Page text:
The Alpena Motor Car Company is obscure today, but from 1910 to 1914 it was a going concern, with a high opinion of its own products. Alpena promotional literature stated flatly that its tourer represented 'the greatest value in a five-passenger car offered anywhere in America.' The organizers of the 1910 New York auto show listed the Alpena Flyer as one of the world's top 10 cars.
Named for its northeast Michigan home, the 1911 Flyer was offered in touring and roadster models. The engine, with four cylinders cast in pairs, displaced 226 cubic inches and developed 35 hp. It was integrated with the three-speed transmission, which sent power to the rear axle via a torque tube.
The Flyer sold for $1,450, at a time when a five -passenger Model T Ford touring car went for $760. Ford sold 69,762 cars in 1911, while Alpena sold fewer than 1,000 in during its entire run. Still, the company characterized its 1911 models as 'the greatest, biggest, and most sensational actual value in the entire world.'
The literature went on to describe the engine as 'troubleless, noiseless, speedy, and powerful.' But the Flyer came down to earth in 1914, brought low by a patent suit. Alpena lost in court, and the $400,000 fine forced the company into bankruptcy.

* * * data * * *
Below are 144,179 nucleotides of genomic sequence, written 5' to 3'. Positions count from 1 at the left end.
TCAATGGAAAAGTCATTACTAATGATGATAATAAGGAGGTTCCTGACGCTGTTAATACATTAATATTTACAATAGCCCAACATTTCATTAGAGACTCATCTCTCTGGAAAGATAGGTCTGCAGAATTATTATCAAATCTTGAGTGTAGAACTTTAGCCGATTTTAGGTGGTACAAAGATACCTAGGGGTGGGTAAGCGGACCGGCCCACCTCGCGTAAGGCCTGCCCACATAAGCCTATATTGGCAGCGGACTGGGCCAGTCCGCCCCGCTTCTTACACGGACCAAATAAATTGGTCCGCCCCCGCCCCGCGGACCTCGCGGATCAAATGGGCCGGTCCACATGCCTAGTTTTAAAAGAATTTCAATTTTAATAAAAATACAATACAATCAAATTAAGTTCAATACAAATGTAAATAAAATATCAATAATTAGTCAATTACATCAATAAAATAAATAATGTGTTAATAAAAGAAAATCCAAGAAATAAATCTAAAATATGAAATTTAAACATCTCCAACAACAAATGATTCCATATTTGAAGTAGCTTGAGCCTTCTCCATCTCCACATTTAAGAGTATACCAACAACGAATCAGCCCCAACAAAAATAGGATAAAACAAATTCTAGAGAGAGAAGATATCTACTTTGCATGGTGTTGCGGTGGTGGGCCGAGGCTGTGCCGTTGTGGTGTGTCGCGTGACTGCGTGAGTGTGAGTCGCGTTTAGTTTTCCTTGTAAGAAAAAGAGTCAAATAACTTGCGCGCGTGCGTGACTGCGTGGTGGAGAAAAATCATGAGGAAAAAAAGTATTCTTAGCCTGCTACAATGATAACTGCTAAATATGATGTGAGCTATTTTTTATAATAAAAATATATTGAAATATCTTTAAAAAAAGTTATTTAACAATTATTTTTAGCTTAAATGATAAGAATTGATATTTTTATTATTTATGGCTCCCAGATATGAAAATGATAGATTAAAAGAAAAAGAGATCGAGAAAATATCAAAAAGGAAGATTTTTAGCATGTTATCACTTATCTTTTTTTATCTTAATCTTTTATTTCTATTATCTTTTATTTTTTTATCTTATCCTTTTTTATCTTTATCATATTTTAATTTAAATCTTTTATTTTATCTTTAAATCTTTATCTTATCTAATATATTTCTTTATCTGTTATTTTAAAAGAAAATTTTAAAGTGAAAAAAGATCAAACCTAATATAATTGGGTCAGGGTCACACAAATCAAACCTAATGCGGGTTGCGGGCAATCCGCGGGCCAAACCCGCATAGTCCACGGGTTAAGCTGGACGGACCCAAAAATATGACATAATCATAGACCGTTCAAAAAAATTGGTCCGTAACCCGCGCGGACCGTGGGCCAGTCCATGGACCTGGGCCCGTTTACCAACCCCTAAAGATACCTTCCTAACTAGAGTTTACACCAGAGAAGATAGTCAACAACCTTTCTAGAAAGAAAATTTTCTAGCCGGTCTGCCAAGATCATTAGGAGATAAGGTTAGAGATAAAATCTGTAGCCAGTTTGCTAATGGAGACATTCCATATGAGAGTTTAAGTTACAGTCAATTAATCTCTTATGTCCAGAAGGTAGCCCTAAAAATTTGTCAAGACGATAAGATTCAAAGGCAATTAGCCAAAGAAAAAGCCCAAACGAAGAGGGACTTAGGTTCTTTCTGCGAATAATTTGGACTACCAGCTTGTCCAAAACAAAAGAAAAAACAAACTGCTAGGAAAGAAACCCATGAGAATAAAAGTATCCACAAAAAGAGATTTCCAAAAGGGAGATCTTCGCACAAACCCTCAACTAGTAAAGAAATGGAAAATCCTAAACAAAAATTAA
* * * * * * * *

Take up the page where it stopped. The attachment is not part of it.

This car was put into Concours condition by Restorations Unlimited, of Cary, IL.
Many early automobile manufacturers who began production in certain towns, named their companies after that town. One such town was Alpena, Michigan, who offered Thomas F. Ahern ten acres of land and $50,000 in cash if he would bring automobile manufacturing to their town. Ahern was a mechanical engineer who was enticed by the deal. Ahern enlisted the help of a friend, Daniel D. Hanover, with establishing the Alpena Motor Car Company. In June of 1910, the Alpena Motor Car Company was established; a month later, it absorbed the defunct Wolverine Motor Car Company of Mt. Clemens, Michigan. By August, all materials and property were in Alpena facilities.
During the first season, Daniel Hanover had become Alpena's president, but had to soon relinquish his position due to poor hills. Richard Collins of Alpena, Michigan, took over the presidential duties in late June of 1911.
The 1911 Alpena Flyer was available as a 4- or 5-passenger Tourer, a Torpedo roadster, or a Fore-Door Tourer. A 112-inch wheelbase and four-cylinder engine was available. The same engine and platform would be used for the 1912 model year. Alpena introduced a 40 horsepower model for 1912, resting on a 120-inch platform. The following year, the wheelbase size rose to 124 inches with power reaching as high as 50 horsepower.
By Daniel Vaughan | Aug 2014
Production soon ended when the company filed for bankruptcy protection in February of 1914, with assets being purchased by the Besser Manufacturing Company.